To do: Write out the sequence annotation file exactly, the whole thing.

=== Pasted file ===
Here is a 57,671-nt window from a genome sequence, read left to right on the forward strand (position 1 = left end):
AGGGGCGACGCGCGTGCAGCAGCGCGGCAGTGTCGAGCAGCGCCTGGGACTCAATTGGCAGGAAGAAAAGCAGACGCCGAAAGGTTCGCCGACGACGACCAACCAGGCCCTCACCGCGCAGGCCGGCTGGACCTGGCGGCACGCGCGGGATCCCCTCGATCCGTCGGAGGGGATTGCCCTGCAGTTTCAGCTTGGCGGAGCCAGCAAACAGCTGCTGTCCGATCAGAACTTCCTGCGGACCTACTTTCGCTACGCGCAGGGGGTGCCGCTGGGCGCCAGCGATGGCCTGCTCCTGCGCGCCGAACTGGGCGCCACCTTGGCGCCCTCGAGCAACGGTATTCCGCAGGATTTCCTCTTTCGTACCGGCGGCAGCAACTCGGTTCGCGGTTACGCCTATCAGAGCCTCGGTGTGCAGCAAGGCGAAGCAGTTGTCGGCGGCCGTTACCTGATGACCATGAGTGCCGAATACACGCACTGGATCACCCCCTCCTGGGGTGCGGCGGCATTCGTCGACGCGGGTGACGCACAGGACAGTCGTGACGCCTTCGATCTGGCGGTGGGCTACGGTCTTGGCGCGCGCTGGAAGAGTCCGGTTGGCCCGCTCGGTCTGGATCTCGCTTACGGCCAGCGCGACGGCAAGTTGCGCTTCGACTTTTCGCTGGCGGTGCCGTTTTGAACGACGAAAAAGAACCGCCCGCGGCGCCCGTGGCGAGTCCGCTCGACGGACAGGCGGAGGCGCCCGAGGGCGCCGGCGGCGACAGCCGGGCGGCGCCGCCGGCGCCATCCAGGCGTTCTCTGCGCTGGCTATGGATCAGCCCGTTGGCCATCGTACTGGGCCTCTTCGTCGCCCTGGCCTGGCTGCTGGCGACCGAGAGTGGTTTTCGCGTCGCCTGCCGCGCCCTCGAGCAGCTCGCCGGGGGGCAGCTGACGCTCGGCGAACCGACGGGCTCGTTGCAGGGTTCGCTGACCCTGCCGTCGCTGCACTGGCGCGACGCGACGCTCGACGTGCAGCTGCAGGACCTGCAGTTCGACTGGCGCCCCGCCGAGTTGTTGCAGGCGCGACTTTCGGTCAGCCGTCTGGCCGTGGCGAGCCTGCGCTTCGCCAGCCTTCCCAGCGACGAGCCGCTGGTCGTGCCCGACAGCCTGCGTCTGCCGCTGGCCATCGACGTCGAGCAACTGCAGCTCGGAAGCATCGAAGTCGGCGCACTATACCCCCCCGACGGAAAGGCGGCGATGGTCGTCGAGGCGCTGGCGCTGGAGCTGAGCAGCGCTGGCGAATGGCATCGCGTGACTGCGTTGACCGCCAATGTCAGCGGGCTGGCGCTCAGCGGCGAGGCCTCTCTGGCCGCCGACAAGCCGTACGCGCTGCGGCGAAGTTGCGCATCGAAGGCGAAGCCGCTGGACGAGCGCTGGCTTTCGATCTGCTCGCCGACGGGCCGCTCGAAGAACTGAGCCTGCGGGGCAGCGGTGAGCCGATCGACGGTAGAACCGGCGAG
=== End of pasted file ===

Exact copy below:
Here is a 57,671-nt window from a genome sequence, read left to right on the forward strand (position 1 = left end):
AGGGGCGACGCGCGTGCAGCAGCGCGGCAGTGTCGAGCAGCGCCTGGGACTCAATTGGCAGGAAGAAAAGCAGACGCCGAAAGGTTCGCCGACGACGACCAACCAGGCCCTCACCGCGCAGGCCGGCTGGACCTGGCGGCACGCGCGGGATCCCCTCGATCCGTCGGAGGGGATTGCCCTGCAGTTTCAGCTTGGCGGAGCCAGCAAACAGCTGCTGTCCGATCAGAACTTCCTGCGGACCTACTTTCGCTACGCGCAGGGGGTGCCGCTGGGCGCCAGCGATGGCCTGCTCCTGCGCGCCGAACTGGGCGCCACCTTGGCGCCCTCGAGCAACGGTATTCCGCAGGATTTCCTCTTTCGTACCGGCGGCAGCAACTCGGTTCGCGGTTACGCCTATCAGAGCCTCGGTGTGCAGCAAGGCGAAGCAGTTGTCGGCGGCCGTTACCTGATGACCATGAGTGCCGAATACACGCACTGGATCACCCCCTCCTGGGGTGCGGCGGCATTCGTCGACGCGGGTGACGCACAGGACAGTCGTGACGCCTTCGATCTGGCGGTGGGCTACGGTCTTGGCGCGCGCTGGAAGAGTCCGGTTGGCCCGCTCGGTCTGGATCTCGCTTACGGCCAGCGCGACGGCAAGTTGCGCTTCGACTTTTCGCTGGCGGTGCCGTTTTGAACGACGAAAAAGAACCGCCCGCGGCGCCCGTGGCGAGTCCGCTCGACGGACAGGCGGAGGCGCCCGAGGGCGCCGGCGGCGACAGCCGGGCGGCGCCGCCGGCGCCATCCAGGCGTTCTCTGCGCTGGCTATGGATCAGCCCGTTGGCCATCGTACTGGGCCTCTTCGTCGCCCTGGCCTGGCTGCTGGCGACCGAGAGTGGTTTTCGCGTCGCCTGCCGCGCCCTCGAGCAGCTCGCCGGGGGGCAGCTGACGCTCGGCGAACCGACGGGCTCGTTGCAGGGTTCGCTGACCCTGCCGTCGCTGCACTGGCGCGACGCGACGCTCGACGTGCAGCTGCAGGACCTGCAGTTCGACTGGCGCCCCGCCGAGTTGTTGCAGGCGCGACTTTCGGTCAGCCGTCTGGCCGTGGCGAGCCTGCGCTTCGCCAGCCTTCCCAGCGACGAGCCGCTGGTCGTGCCCGACAGCCTGCGTCTGCCGCTGGCCATCGACGTCGAGCAACTGCAGCTCGGAAGCATCGAAGTCGGCGCACTATACCCCCCCGACGGAAAGGCGGCGATGGTCGTCGAGGCGCTGGCGCTGGAGCTGAGCAGCGCTGGCGAATGGCATCGCGTGACTGCGTTGACCGCCAATGTCAGCGGGCTGGCGCTCAGCGGCGAGGCCTCTCTGGCCGCCGACAAGCCGTACGCGCTGCGGCGAAGTTGCGCATCGAAGGCGAAGCCGCTGGACGAGCGCTGGCTTTCGATCTGCTCGCCGACGGGCCGCTCGAAGAACTGAGCCTGCGGGGCAGCGGTGAGCCGATCGACGGTAGAACCGGCGAG